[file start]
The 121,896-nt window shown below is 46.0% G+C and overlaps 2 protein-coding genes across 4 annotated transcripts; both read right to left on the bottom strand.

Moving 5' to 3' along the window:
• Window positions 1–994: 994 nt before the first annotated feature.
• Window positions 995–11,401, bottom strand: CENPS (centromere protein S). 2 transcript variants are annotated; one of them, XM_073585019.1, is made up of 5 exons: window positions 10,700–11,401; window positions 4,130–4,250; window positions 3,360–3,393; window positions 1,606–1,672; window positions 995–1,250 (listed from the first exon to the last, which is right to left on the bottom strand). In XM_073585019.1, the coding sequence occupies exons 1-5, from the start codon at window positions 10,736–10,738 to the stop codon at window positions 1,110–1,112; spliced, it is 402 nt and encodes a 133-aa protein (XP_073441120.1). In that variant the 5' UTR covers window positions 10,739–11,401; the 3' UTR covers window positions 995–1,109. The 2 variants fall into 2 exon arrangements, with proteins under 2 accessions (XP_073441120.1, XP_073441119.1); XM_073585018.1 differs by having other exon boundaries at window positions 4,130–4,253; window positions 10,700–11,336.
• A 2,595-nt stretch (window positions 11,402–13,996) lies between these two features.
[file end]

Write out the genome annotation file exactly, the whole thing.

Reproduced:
The 121,896-nt window shown below is 46.0% G+C and overlaps 2 protein-coding genes across 4 annotated transcripts; both read right to left on the bottom strand.

Moving 5' to 3' along the window:
• Window positions 1–994: 994 nt before the first annotated feature.
• Window positions 995–11,401, bottom strand: CENPS (centromere protein S). 2 transcript variants are annotated; one of them, XM_073585019.1, is made up of 5 exons: window positions 10,700–11,401; window positions 4,130–4,250; window positions 3,360–3,393; window positions 1,606–1,672; window positions 995–1,250 (listed from the first exon to the last, which is right to left on the bottom strand). In XM_073585019.1, the coding sequence occupies exons 1-5, from the start codon at window positions 10,736–10,738 to the stop codon at window positions 1,110–1,112; spliced, it is 402 nt and encodes a 133-aa protein (XP_073441120.1). In that variant the 5' UTR covers window positions 10,739–11,401; the 3' UTR covers window positions 995–1,109. The 2 variants fall into 2 exon arrangements, with proteins under 2 accessions (XP_073441120.1, XP_073441119.1); XM_073585018.1 differs by having other exon boundaries at window positions 4,130–4,253; window positions 10,700–11,336.
• A 2,595-nt stretch (window positions 11,402–13,996) lies between these two features.